Albanians have voted in an election like no other since the nation emerged from 50 years of communism.
Prime Minister Edi Rama pressed on with the local polls - even though his Socialist candidates face almost no opposition at the ballot box.
The main opposition boycotted the poll, and minor incidents occurred at polling stations.
President Ilir Meta issued a decree to postpone the poll, but Mr Rama rejected it.
He has started moves to impeach the president, once an ally.
For months now, the opposition has held protests demanding the resignation of the prime minister and new general elections.
They accuse Mr Rama of previous electoral fraud and corruption - which he denies.
What happened on Sunday?
The vote went ahead, with critics saying it is not a proper election given the lack of competition. Only representatives of minor parties are opposing Mr Rama's Socialists in a few seats - many are uncontested.
Some local opposition mayors used their powers to stop the use of public buildings - such as schools - as polling stations.
In the run-up to the vote, opposition supporters clashed with police - and in some cases set fire to ballot papers and boxes.
Incidents on Sunday included scuffles and broken windows. In one case, an armed man burst into a polling station and was subsequently arrested.
But opposition protests were largely peaceful - in some cases songs from Albania's communist past were sung outside polling stations to taunt those voting in what opponents say are single-party elections.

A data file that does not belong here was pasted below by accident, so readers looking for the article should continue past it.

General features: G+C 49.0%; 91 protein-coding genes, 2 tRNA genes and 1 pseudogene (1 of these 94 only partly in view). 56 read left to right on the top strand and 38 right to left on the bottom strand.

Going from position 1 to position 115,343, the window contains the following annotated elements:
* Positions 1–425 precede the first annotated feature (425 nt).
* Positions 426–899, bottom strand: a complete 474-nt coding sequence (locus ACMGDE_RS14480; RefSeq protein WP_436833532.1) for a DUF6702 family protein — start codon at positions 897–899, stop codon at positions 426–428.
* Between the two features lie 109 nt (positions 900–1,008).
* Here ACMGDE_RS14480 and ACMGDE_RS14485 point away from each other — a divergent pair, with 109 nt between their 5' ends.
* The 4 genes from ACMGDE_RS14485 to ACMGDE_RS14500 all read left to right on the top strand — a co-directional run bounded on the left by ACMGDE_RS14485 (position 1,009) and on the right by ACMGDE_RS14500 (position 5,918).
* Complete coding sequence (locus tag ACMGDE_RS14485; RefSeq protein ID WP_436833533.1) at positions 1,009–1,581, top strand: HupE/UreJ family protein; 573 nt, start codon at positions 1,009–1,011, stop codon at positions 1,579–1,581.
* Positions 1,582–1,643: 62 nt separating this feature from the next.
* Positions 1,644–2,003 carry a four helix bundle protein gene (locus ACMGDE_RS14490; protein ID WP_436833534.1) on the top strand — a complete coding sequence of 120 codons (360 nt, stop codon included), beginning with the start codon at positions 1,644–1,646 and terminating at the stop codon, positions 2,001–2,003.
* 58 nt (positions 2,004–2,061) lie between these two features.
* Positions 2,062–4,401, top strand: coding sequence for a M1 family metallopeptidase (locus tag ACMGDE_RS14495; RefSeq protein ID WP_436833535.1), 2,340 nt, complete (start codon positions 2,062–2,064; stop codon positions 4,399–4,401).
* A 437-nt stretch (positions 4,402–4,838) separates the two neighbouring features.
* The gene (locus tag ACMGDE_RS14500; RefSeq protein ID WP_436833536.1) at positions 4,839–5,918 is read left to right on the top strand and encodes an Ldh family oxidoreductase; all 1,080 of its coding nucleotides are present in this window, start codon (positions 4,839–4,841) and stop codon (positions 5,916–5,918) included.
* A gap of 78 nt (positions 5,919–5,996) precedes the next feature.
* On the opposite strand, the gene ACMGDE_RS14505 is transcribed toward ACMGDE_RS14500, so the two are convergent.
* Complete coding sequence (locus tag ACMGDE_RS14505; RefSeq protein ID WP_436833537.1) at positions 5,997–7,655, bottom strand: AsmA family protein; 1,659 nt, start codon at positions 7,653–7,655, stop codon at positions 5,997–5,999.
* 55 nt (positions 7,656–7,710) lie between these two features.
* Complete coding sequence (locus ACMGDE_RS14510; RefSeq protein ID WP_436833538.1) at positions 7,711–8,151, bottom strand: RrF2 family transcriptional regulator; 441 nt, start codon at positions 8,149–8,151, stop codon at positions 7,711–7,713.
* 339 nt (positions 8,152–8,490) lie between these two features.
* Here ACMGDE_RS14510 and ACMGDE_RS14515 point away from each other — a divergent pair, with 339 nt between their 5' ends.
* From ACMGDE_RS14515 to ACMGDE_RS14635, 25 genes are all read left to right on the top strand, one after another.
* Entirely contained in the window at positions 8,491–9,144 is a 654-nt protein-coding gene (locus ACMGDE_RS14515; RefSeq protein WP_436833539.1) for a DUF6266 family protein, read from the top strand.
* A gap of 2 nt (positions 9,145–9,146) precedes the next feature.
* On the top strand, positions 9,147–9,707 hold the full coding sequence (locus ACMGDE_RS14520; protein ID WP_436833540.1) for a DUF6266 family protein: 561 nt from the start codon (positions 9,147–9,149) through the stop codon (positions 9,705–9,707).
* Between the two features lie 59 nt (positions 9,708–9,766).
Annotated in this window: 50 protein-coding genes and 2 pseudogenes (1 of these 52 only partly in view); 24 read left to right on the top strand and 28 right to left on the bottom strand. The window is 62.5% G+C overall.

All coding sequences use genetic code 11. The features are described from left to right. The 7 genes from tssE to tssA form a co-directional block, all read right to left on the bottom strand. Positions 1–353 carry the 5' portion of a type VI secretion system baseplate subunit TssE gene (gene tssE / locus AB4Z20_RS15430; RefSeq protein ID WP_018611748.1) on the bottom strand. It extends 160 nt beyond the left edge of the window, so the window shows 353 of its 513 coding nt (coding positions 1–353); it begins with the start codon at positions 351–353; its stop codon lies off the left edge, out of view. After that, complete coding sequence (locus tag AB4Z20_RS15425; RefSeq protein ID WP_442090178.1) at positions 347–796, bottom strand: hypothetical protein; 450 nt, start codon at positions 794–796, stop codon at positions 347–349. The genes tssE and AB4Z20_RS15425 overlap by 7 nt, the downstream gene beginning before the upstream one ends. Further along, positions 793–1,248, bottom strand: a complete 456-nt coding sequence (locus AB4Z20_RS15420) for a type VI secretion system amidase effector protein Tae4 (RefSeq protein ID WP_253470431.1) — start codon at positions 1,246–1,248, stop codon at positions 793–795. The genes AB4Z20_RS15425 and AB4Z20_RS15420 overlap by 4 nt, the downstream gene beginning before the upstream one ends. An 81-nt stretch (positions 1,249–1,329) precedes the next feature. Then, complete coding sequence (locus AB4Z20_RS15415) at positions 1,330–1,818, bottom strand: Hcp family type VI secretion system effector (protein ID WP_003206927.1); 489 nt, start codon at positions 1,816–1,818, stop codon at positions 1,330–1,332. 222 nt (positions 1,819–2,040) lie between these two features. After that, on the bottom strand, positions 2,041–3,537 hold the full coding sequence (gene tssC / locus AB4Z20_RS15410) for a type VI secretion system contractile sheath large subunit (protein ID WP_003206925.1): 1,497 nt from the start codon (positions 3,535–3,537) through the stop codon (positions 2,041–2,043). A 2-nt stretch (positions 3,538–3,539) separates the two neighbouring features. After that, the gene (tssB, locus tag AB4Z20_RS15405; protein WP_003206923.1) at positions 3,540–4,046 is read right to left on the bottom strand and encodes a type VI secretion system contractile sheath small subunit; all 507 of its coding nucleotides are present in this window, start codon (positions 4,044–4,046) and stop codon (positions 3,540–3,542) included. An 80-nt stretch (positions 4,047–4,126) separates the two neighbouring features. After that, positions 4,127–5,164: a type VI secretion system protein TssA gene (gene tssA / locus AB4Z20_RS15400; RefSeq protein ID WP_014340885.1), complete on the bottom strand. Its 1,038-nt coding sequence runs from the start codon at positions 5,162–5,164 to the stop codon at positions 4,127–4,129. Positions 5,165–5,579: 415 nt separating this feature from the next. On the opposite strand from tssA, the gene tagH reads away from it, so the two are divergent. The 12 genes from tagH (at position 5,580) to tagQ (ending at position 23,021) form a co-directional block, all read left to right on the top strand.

Lulzim Basha, leader of the largest opposition Democratic Party, has been under international pressure to rein in militants. On the eve of the vote, he urged supporters to refrain from violence.
What's causing this confrontation?
Mr Rama - in power since 2013 - won the last parliamentary elections in 2017.
Early this year, the opposition alleged that the vote had been "bought".
German newspaper Bild has published intercepted telephone conversations that the opposition says prove their charges. Mr Rama has sued in a German court.
Every poll result since the 1991 election - which took place a year after the fall of communism - has been disputed.
This time, however, the Albanian opposition took the unprecedented step of relinquishing their parliamentary mandates en bloc.
Their tactic appears to have backfired. They had hoped to derail the work of parliament and force the government to back down.
Is there any hope of reconciliation?
Unlikely. Traditionally, election winners in Albania have adopted a "winner-takes-all approach" and the opposition has often seen street protests deliver what parliamentary discourse failed to.
The Organization for Security and Co-operation in Europe has deployed election observers. Their initial report underlines the challenges they face.
European Union leaders are assessing whether to start of membership negotiations for the Balkan nation, also a Nato ally.
A decision expected in October may hinge on the outcome of Sunday's exercise.